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dc.contributor.authorQuillfeldt, Petra
dc.contributor.authorMartínez, Javier
dc.contributor.authorHennicke, Janos
dc.contributor.authorLudynia, Katrin
dc.contributor.authorGladbach, Anja
dc.contributor.authorMasello, Juan F.
dc.contributor.authorRiou, Samuel
dc.contributor.authorMerino, Santiago
dc.date.accessioned2021-09-27T08:31:15Z
dc.date.available2021-09-27T08:31:15Z
dc.date.issued2010
dc.identifier.urihttps://doi.org/10.1007/s00114-010-0698-3
dc.identifier.urihttps://jlupub.ub.uni-giessen.de//handle/jlupub/245
dc.identifier.urihttp://dx.doi.org/10.22029/jlupub-192
dc.description.abstractWhereas some bird species are heavily affected by blood parasites in the wild, others reportedly are not. Seabirds, in particular, are often free from blood parasites, even in the presence of potential vectors. By means of polymerase chain reaction, we amplified a DNA fragment from the cytochrome b gene to detect parasites of the genera Plasmodium, Leucocytozoon, and Haemoproteus in 14 seabird species, ranging from Antarctica to the tropical Indian Ocean. We did not detect parasites in 11 of these species, including one Antarctic, four subantarctic, two temperate, and four tropical species. On the other hand, two subantarctic species, thin-billed prions Pachyptila belcheri and dolphin gulls Larus scoresbii, were found infected. One of 28 thin-billed prions had a Plasmodium infection whose DNA sequence was identical to lineage P22 of Plasmodium relictum, and one of 20 dolphin gulls was infected with a Haemoproteus lineage which appears phylogenetically clustered with parasites species isolated from passeriform birds such as Haemoproteus lanii, Haemoproteus magnus, Haemoproteus fringillae, Haemoproteus sylvae, Haemoproteus payevskyi, and Haemoproteus belopolskyi. In addition, we found a high parasite prevalence in a single tropical species, the Christmas Island frigatebird Fregata andrewsi, where 56% of sampled adults were infected with Haemoproteus. The latter formed a monophyletic group that includes a Haemoproteus line from Eastern Asian black-tailed gulls Larus crassirostris. Our results are in agreement with those showing that (a) seabirds are poor in hemosporidians and (b) latitude could be a determining factor to predict the presence of hemosporidians in birds. However, further studies should explore the relative importance of extrinsic and intrinsic factors on parasite prevalence, in particular using phylogenetically controlled comparative analyses, systematic sampling and screening of vectors, and within-species comparisons.de_DE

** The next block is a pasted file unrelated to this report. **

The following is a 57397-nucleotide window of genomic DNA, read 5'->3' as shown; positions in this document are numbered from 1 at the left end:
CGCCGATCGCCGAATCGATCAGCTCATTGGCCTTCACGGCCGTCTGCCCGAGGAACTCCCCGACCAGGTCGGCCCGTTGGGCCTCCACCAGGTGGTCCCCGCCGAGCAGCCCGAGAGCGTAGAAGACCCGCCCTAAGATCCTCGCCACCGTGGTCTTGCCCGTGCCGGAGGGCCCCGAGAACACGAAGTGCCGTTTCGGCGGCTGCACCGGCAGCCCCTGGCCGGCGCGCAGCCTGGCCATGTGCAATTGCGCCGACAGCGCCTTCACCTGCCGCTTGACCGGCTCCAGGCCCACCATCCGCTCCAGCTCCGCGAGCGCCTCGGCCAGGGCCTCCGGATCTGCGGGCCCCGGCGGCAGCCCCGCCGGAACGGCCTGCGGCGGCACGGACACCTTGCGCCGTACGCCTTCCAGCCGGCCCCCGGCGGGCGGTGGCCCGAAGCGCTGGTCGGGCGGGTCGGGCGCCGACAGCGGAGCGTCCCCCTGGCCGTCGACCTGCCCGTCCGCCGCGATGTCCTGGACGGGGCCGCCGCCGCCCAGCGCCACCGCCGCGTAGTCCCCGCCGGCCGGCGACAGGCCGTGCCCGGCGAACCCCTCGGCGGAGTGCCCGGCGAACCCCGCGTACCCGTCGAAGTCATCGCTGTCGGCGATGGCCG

dc.language.isoende_DE
dc.rightsNamensnennung - Nicht kommerziell 2.0 International
dc.rights.urihttps://creativecommons.org/licenses/by-nc/2.0/
dc.subjectAvian hematozoade_DE
dc.subjectBlood parasitesde_DE
dc.subjectHemoparasitesde_DE
dc.subjectInnate immunityde_DE
dc.subjectSeabirdsde_DE
dc.subject.ddcddc:570de_DE
dc.subject.ddcddc:590de_DE
dc.titleHemosporidian blood parasites in seabirds - a comparative genetic study of species from Antarctic to tropical habitatsde_DE
dc.typearticlede_DE
local.affiliationBiologiede_DE
local.source.spage809de_DE
local.source.epage817de_DE
local.source.journaltitleNaturwissenschaftende_DE
local.source.volume97de_DE


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Namensnennung - Nicht kommerziell 2.0 International
Namensnennung - Nicht kommerziell 2.0 International